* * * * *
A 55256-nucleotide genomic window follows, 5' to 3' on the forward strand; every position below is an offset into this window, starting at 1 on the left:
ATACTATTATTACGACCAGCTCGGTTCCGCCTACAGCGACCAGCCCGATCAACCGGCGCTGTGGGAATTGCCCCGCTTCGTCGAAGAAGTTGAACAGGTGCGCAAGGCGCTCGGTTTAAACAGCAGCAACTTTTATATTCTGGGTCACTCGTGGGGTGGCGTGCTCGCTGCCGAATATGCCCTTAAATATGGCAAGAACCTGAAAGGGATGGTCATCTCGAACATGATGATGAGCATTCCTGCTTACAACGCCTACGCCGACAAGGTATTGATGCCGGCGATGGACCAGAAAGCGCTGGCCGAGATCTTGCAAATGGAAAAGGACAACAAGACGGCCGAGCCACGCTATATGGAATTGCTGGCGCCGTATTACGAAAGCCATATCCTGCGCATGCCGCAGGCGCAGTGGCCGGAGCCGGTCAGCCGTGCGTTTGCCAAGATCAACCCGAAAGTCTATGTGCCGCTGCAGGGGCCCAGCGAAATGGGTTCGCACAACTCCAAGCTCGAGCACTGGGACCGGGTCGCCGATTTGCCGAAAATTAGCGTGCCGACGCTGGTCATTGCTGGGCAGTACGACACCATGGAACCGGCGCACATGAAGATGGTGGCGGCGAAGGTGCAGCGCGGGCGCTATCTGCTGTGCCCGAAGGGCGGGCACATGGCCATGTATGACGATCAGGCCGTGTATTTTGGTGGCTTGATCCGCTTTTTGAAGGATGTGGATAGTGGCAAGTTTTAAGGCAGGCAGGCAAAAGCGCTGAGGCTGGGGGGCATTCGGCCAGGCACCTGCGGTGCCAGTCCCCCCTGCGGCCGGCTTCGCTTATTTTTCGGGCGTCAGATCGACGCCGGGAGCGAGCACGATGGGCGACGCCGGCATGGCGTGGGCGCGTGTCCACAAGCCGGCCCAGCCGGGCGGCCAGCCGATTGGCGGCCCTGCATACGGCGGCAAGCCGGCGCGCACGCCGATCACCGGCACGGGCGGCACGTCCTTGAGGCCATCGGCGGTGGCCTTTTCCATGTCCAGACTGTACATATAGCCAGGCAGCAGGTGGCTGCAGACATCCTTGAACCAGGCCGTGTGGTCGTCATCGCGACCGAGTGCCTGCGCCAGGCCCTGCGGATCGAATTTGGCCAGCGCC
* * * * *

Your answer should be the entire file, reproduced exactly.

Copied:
A 55256-nucleotide genomic window follows, 5' to 3' on the forward strand; every position below is an offset into this window, starting at 1 on the left:
ATACTATTATTACGACCAGCTCGGTTCCGCCTACAGCGACCAGCCCGATCAACCGGCGCTGTGGGAATTGCCCCGCTTCGTCGAAGAAGTTGAACAGGTGCGCAAGGCGCTCGGTTTAAACAGCAGCAACTTTTATATTCTGGGTCACTCGTGGGGTGGCGTGCTCGCTGCCGAATATGCCCTTAAATATGGCAAGAACCTGAAAGGGATGGTCATCTCGAACATGATGATGAGCATTCCTGCTTACAACGCCTACGCCGACAAGGTATTGATGCCGGCGATGGACCAGAAAGCGCTGGCCGAGATCTTGCAAATGGAAAAGGACAACAAGACGGCCGAGCCACGCTATATGGAATTGCTGGCGCCGTATTACGAAAGCCATATCCTGCGCATGCCGCAGGCGCAGTGGCCGGAGCCGGTCAGCCGTGCGTTTGCCAAGATCAACCCGAAAGTCTATGTGCCGCTGCAGGGGCCCAGCGAAATGGGTTCGCACAACTCCAAGCTCGAGCACTGGGACCGGGTCGCCGATTTGCCGAAAATTAGCGTGCCGACGCTGGTCATTGCTGGGCAGTACGACACCATGGAACCGGCGCACATGAAGATGGTGGCGGCGAAGGTGCAGCGCGGGCGCTATCTGCTGTGCCCGAAGGGCGGGCACATGGCCATGTATGACGATCAGGCCGTGTATTTTGGTGGCTTGATCCGCTTTTTGAAGGATGTGGATAGTGGCAAGTTTTAAGGCAGGCAGGCAAAAGCGCTGAGGCTGGGGGGCATTCGGCCAGGCACCTGCGGTGCCAGTCCCCCCTGCGGCCGGCTTCGCTTATTTTTCGGGCGTCAGATCGACGCCGGGAGCGAGCACGATGGGCGACGCCGGCATGGCGTGGGCGCGTGTCCACAAGCCGGCCCAGCCGGGCGGCCAGCCGATTGGCGGCCCTGCATACGGCGGCAAGCCGGCGCGCACGCCGATCACCGGCACGGGCGGCACGTCCTTGAGGCCATCGGCGGTGGCCTTTTCCATGTCCAGACTGTACATATAGCCAGGCAGCAGGTGGCTGCAGACATCCTTGAACCAGGCCGTGTGGTCGTCATCGCGACCGAGTGCCTGCGCCAGGCCCTGCGGATCGAATTTGGCCAGCGCC